The intention is to lead the spectators eye over the canvas surface by an intentional redistribution of the tones and colours of nature and into the picture by the same means plus a reorganisation of the main planes of nature. But that of course is any serious painters job. ‡
Ivon Hitchens – Sizewell Figure among Bracken, 1935
Ivon Hitchens – Sleeping Figure with Book – Sizewell, 1934
When most people talk to me of Sizewell in Suffolk they either think of the nuclear power plant or of Maggi Hambling. But many artists used this sleepy town as a place to paint from. Walter Batley painted the coast and lanes of Sizewell and Dunwich. John Barlow Wood painted the fields and views of the rivers in watercolour. Then in the 1930s Ivon Hitchens rented himself a cottage as an escape from London.
Hitchens was born in London in 1893. His father was the portrait painter Alfred Hitchens. Ivon studied first at St John’s Wood Art School in 1911 and then the Royal Academy Schools from 1911-12, again from 1914-16 and finally 1918-19. Hitchens was elected a member of the Ben Nicholson vision of the Seven and Five Society in 1920, exhibiting in all its exhibitions until 1935. Hitchens also exhibited with the London Artists’ Association, the London Group, and the Society of Mural Painters. After leaving Suffolk his final move was to West Sussex in 1940 after his Hampstead studio was bombed in the Blitz.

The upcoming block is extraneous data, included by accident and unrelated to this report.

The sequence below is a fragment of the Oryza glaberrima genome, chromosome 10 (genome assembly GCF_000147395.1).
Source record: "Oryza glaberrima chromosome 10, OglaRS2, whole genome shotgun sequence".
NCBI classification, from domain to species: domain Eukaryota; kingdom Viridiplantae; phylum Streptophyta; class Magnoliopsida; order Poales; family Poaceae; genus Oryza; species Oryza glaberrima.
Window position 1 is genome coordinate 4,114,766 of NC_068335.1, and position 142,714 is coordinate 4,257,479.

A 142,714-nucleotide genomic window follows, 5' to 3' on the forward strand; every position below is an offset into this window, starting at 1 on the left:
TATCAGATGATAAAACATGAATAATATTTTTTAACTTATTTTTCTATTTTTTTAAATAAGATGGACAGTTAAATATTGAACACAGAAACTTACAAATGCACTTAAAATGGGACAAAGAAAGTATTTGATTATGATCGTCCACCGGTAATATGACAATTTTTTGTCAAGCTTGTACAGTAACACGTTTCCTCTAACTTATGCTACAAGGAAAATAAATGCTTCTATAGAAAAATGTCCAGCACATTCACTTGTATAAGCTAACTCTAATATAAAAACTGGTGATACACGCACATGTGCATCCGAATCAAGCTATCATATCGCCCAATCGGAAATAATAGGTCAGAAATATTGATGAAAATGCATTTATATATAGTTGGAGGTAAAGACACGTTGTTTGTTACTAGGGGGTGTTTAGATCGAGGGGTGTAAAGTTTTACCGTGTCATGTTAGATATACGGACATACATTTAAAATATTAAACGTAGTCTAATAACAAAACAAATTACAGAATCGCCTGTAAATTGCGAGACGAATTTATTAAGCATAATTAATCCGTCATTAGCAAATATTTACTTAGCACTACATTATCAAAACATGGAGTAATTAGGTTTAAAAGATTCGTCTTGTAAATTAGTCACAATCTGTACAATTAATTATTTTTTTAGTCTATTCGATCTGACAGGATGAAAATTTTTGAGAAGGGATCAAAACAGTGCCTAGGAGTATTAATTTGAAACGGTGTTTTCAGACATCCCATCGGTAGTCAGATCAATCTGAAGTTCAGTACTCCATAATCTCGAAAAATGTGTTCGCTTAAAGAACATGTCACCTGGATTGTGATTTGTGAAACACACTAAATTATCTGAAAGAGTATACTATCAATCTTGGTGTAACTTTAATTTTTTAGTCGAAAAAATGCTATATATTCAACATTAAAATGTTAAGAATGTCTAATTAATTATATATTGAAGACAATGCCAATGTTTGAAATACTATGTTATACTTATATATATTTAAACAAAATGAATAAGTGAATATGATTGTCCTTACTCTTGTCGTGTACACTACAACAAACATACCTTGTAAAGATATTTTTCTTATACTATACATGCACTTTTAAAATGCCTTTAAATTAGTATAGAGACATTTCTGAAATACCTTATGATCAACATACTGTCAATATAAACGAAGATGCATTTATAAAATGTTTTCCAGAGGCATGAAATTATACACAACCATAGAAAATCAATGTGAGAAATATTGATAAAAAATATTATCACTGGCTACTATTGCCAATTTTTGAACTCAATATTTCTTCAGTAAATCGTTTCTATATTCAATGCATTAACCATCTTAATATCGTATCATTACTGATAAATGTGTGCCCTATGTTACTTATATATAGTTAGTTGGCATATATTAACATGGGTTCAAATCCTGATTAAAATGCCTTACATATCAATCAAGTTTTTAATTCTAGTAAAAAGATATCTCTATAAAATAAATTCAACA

During his time at Sizewell on the Suffolk coast he painted various landscape paintings. Some of these came with paintings of his new wife Mary (Mollie) Cranford Coates.
Ivon Hitchens – River Scene at Holbrook and Molly in a Boat, 1938
Ivon Hitchens – Haystacks – Suffolk, 1933
He painted views of the Stour Valley whilst staying with artists Ida and Blair Hughes-Stanton at either Higham – Stratford St Mary near Dedham.
He married at Hove, Sussex in 1935, Mary Cranford Coates and honeymooned at Sizewell. Towards the close of the 1930s, when Hitchens had ended a brief flirtation with abstractism, painting ‘Holbrook Pools’ to the south of Ipswich and a ‘Path Through the Wood’ during his stays on the Shotley Peninsula that his Suffolk stays ended.
Ivon Hitchens – Boating Suffolk, Betty Bedford, 1934
Ivon Hitchens – View from a Suffolk Garden, 1934
Ivon Hitchens – Nude, Sizewell, 1935
Ivon Hitchens – Girl on a Pink Rug, Suffolk, 1935
Ivon Hitchens – Landscape in Essex, 1945
Ivon Hitchens – Essex River and Greenhill, 1946
She had been invited down to Suffolk to stay for the weekend with Ivon Hitchens, who had rented a cottage on the beach at Sizewell (before the days of nuclear energy); he wanted to make some drawings of her. John Piper, who was already a friend of Hitchens, although ten years his junior, was already staying there, and he came to meet her off the train at Saxmundham. †
The quote above may be at odds with an account it was Leiston station Piper picked her up from. Pedantic, but I can’t find a definitive source. Below is a painting of a balcony in Cambridge, the house of his friend Jack Murray.
Ivon Hitchens – Balcony at Cambridge, 1929
Ivon’s son is a painter too, John Hitchens. John’s son is also an artist – Simon Hitchens.
† June Osborne – John Piper and Stained Glass, 1997 p36
‡ Ivon Hitchens to John Maynard Keynes, 27th Nov 1940